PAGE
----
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British Industrial History

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James Parrott

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James Parrott of Salford

Hydraulic pump by J Parrott of Salford Manchester's Museum of Science and Industry
  • 1863 James Parrott listed in Slater's Directory of Manchester and Salford, 1863 as engineer and machinist and machine maker 49 Brown Street, Salford. Brown (or Browne) Street, ran from Chapel Street to the River Irwell, adjacent to Mather's Ironworks.
  • 1868 Patent 3372 issued to James Parrott and Wright Jones for improvements in machinery for beetling woven fabrics and other materials. [1]
  • 1897 Notice in respect of the will of James Parrott of Rawcliffe Street, South Shore, Blackpool and of Salford (Engineer and Machinist)[2].
  • The following is taken from Blackpool's South Shore Holy Trinity Church website: 'James Parrott, who laid the foundation stone, was born in London but moved to Manchester to an engineering career. His health was not good so he frequently visited Blackpool. The Preston and Wyre Railway opened in 1840 with a line to Blackpool and, because of his health, James Parrott was given a free ticket for life. However, he lived to 94 and living in Blackpool, though working in Manchester, he was known as the Great Old Man of Blackpool. He lived in Rawcliffe Street for fifty years and was active in public life. He served on the building committee for the church, giving about £200 towards the £14,000 cost and also presenting a clock for the tower, setting up a trust to keep it in good repair. He bought land for the building between Lytham Road and the Promenade and helped St. Pauls, Blackpool Hospital and Marton Institute. He died on 5th. February 1897, aged 94. [3]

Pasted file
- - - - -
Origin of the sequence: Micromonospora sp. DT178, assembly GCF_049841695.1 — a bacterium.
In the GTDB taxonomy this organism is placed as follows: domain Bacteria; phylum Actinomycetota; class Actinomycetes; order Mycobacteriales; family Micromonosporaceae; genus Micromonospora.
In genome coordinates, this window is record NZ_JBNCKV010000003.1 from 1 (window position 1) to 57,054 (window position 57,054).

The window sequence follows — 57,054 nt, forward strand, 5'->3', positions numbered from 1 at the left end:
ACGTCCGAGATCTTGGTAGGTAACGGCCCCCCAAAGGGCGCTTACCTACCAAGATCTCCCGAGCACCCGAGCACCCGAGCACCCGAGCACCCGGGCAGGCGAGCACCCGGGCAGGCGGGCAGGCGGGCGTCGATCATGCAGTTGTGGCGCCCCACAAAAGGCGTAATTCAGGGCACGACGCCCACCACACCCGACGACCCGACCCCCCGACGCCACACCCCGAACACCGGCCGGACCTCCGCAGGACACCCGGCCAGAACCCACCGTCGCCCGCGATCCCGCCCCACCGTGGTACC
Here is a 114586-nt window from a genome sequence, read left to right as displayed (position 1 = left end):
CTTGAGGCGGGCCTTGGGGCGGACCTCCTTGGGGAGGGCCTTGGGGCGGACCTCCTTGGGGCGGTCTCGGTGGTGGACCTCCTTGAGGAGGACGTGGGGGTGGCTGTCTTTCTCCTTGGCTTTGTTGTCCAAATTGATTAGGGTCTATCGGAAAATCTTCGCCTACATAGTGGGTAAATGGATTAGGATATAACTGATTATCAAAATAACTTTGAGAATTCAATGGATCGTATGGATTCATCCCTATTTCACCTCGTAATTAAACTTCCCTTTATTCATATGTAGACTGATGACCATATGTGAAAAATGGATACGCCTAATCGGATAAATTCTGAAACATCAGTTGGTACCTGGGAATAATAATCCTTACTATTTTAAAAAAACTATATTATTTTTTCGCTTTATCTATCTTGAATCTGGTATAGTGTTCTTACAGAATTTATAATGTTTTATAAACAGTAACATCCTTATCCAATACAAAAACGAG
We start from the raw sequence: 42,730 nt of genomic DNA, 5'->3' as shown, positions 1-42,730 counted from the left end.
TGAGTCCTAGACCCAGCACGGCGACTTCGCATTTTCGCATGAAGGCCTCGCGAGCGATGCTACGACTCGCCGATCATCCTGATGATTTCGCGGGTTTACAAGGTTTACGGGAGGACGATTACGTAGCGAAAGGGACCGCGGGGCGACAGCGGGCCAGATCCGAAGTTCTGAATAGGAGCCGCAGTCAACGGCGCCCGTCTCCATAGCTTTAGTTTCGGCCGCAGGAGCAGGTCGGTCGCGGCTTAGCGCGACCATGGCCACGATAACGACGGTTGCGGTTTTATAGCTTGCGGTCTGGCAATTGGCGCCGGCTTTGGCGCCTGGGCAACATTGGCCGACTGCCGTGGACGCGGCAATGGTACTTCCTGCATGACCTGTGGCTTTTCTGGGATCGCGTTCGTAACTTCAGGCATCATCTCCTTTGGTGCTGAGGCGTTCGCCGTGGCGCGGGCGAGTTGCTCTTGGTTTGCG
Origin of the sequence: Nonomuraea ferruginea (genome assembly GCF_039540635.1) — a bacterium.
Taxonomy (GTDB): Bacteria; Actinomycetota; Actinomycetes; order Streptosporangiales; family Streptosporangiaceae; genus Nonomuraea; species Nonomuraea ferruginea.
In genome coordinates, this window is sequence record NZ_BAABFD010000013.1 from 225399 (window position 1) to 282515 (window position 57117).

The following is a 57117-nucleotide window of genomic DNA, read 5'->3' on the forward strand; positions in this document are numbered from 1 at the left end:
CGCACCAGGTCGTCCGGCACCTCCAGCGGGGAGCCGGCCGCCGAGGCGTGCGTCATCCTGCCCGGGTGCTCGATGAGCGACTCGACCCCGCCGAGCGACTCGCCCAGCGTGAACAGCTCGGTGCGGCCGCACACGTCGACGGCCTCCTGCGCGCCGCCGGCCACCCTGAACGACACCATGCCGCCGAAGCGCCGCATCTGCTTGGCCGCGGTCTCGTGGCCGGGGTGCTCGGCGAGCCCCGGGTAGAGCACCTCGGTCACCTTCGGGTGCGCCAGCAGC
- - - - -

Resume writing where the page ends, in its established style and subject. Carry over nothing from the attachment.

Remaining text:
See Also

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Sources of Information

  1. The London Gazette, Feb 9th, 1869
  2. The London Gazette, Oct 5th, 1897
  3. [1] South Shore Holy Trinity Church webpage ‘Holy Trinity and its Roots - Part 2’